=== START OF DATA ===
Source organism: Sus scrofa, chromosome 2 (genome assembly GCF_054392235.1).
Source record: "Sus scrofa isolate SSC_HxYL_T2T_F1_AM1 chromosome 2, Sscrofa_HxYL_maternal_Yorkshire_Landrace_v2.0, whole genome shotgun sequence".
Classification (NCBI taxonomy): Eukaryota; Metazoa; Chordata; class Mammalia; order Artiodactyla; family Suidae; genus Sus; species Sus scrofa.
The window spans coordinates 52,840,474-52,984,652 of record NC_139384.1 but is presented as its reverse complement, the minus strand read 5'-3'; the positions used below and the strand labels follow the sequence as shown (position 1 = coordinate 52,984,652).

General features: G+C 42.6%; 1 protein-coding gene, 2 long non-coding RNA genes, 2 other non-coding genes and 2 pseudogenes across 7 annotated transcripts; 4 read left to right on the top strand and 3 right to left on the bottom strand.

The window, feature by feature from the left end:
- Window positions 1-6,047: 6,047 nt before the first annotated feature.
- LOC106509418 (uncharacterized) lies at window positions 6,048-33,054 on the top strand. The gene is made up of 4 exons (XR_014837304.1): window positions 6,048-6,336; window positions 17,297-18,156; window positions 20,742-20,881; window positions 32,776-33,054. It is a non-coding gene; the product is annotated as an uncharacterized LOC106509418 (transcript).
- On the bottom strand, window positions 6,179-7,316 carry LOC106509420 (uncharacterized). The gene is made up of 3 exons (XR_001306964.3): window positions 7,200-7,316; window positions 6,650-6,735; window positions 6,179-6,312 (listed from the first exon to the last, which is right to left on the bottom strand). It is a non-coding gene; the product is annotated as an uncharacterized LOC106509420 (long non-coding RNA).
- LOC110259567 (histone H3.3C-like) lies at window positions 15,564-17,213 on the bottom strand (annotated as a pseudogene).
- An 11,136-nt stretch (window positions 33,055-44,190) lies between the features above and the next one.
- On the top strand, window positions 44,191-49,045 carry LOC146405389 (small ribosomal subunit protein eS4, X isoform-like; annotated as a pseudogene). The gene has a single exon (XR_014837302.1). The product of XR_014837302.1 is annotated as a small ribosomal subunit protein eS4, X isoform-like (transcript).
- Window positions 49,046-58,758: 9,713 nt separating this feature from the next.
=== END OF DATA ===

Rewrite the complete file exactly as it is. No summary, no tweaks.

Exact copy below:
Source organism: Sus scrofa, chromosome 2 (genome assembly GCF_054392235.1).
Source record: "Sus scrofa isolate SSC_HxYL_T2T_F1_AM1 chromosome 2, Sscrofa_HxYL_maternal_Yorkshire_Landrace_v2.0, whole genome shotgun sequence".
Classification (NCBI taxonomy): Eukaryota; Metazoa; Chordata; class Mammalia; order Artiodactyla; family Suidae; genus Sus; species Sus scrofa.
The window spans coordinates 52,840,474-52,984,652 of record NC_139384.1 but is presented as its reverse complement, the minus strand read 5'-3'; the positions used below and the strand labels follow the sequence as shown (position 1 = coordinate 52,984,652).

General features: G+C 42.6%; 1 protein-coding gene, 2 long non-coding RNA genes, 2 other non-coding genes and 2 pseudogenes across 7 annotated transcripts; 4 read left to right on the top strand and 3 right to left on the bottom strand.

The window, feature by feature from the left end:
- Window positions 1-6,047: 6,047 nt before the first annotated feature.
- LOC106509418 (uncharacterized) lies at window positions 6,048-33,054 on the top strand. The gene is made up of 4 exons (XR_014837304.1): window positions 6,048-6,336; window positions 17,297-18,156; window positions 20,742-20,881; window positions 32,776-33,054. It is a non-coding gene; the product is annotated as an uncharacterized LOC106509418 (transcript).
- On the bottom strand, window positions 6,179-7,316 carry LOC106509420 (uncharacterized). The gene is made up of 3 exons (XR_001306964.3): window positions 7,200-7,316; window positions 6,650-6,735; window positions 6,179-6,312 (listed from the first exon to the last, which is right to left on the bottom strand). It is a non-coding gene; the product is annotated as an uncharacterized LOC106509420 (long non-coding RNA).
- LOC110259567 (histone H3.3C-like) lies at window positions 15,564-17,213 on the bottom strand (annotated as a pseudogene).
- An 11,136-nt stretch (window positions 33,055-44,190) lies between the features above and the next one.
- On the top strand, window positions 44,191-49,045 carry LOC146405389 (small ribosomal subunit protein eS4, X isoform-like; annotated as a pseudogene). The gene has a single exon (XR_014837302.1). The product of XR_014837302.1 is annotated as a small ribosomal subunit protein eS4, X isoform-like (transcript).
- Window positions 49,046-58,758: 9,713 nt separating this feature from the next.